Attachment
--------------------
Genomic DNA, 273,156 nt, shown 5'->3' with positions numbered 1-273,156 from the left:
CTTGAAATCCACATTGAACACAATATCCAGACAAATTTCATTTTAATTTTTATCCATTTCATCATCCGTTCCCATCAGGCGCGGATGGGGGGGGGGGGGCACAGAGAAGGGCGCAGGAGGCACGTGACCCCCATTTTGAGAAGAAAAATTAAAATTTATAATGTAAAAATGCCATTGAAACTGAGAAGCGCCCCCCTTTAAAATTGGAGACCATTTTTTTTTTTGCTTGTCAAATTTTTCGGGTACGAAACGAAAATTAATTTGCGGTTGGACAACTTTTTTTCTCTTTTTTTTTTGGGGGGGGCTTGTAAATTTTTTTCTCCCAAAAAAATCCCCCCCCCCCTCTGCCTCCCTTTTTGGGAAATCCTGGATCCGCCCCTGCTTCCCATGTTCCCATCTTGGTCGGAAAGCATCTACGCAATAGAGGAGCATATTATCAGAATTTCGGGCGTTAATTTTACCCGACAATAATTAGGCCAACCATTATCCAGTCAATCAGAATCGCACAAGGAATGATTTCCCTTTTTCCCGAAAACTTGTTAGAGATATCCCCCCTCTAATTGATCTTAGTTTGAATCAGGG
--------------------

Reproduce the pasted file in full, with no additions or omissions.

Genomic DNA, 273,156 nt, shown 5'->3' with positions numbered 1-273,156 from the left:
CTTGAAATCCACATTGAACACAATATCCAGACAAATTTCATTTTAATTTTTATCCATTTCATCATCCGTTCCCATCAGGCGCGGATGGGGGGGGGGGGGCACAGAGAAGGGCGCAGGAGGCACGTGACCCCCATTTTGAGAAGAAAAATTAAAATTTATAATGTAAAAATGCCATTGAAACTGAGAAGCGCCCCCCTTTAAAATTGGAGACCATTTTTTTTTTTGCTTGTCAAATTTTTCGGGTACGAAACGAAAATTAATTTGCGGTTGGACAACTTTTTTTCTCTTTTTTTTTTGGGGGGGGCTTGTAAATTTTTTTCTCCCAAAAAAATCCCCCCCCCCCTCTGCCTCCCTTTTTGGGAAATCCTGGATCCGCCCCTGCTTCCCATGTTCCCATCTTGGTCGGAAAGCATCTACGCAATAGAGGAGCATATTATCAGAATTTCGGGCGTTAATTTTACCCGACAATAATTAGGCCAACCATTATCCAGTCAATCAGAATCGCACAAGGAATGATTTCCCTTTTTCCCGAAAACTTGTTAGAGATATCCCCCCTCTAATTGATCTTAGTTTGAATCAGGG